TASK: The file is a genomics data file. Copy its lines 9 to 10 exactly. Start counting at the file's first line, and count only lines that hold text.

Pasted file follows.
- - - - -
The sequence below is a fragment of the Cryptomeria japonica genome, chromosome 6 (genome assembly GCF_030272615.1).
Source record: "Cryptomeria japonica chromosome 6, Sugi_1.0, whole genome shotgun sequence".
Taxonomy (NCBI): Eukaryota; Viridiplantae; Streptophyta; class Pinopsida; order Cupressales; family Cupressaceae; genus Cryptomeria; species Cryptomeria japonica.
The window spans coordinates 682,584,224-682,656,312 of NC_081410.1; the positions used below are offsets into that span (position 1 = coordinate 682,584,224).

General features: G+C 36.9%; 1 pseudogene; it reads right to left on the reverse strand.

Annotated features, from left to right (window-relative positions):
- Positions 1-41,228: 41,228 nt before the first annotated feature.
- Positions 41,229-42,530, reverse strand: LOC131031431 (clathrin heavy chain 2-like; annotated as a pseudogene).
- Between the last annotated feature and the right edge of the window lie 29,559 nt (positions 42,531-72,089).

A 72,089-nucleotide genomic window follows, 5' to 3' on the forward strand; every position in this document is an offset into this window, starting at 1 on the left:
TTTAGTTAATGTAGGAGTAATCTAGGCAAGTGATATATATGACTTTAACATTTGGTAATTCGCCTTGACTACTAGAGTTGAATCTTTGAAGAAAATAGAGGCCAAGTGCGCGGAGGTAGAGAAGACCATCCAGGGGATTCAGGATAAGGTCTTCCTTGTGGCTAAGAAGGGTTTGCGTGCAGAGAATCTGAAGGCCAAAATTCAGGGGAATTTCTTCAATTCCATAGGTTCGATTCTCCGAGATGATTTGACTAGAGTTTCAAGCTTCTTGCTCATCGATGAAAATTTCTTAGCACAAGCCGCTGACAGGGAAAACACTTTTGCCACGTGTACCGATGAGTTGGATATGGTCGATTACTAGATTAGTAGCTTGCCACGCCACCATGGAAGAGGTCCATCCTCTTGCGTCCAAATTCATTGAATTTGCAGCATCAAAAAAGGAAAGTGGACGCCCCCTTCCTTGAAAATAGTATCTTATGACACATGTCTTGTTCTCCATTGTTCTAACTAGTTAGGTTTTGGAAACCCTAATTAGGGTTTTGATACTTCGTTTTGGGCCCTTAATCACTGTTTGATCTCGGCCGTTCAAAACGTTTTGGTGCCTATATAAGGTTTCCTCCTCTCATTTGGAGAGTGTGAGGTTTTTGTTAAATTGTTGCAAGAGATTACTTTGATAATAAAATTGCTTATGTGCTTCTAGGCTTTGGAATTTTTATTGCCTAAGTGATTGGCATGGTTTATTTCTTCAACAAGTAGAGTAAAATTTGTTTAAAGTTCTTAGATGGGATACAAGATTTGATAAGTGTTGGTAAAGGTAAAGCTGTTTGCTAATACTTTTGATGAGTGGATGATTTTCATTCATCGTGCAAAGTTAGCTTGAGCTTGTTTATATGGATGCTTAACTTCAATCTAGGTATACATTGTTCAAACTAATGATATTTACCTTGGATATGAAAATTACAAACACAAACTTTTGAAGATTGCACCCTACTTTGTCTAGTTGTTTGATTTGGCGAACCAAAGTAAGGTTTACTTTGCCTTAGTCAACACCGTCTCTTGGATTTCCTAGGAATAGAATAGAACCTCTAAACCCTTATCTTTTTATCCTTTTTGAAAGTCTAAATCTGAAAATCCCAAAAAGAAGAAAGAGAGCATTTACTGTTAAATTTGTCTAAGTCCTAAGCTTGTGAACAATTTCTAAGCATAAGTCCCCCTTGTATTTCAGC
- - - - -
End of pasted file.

- Between the last annotated feature and the right edge of the window lie 29,559 nt (positions 42,531-72,089).

A 72,089-nucleotide genomic window follows, 5' to 3' on the forward strand; every position in this document is an offset into this window, starting at 1 on the left: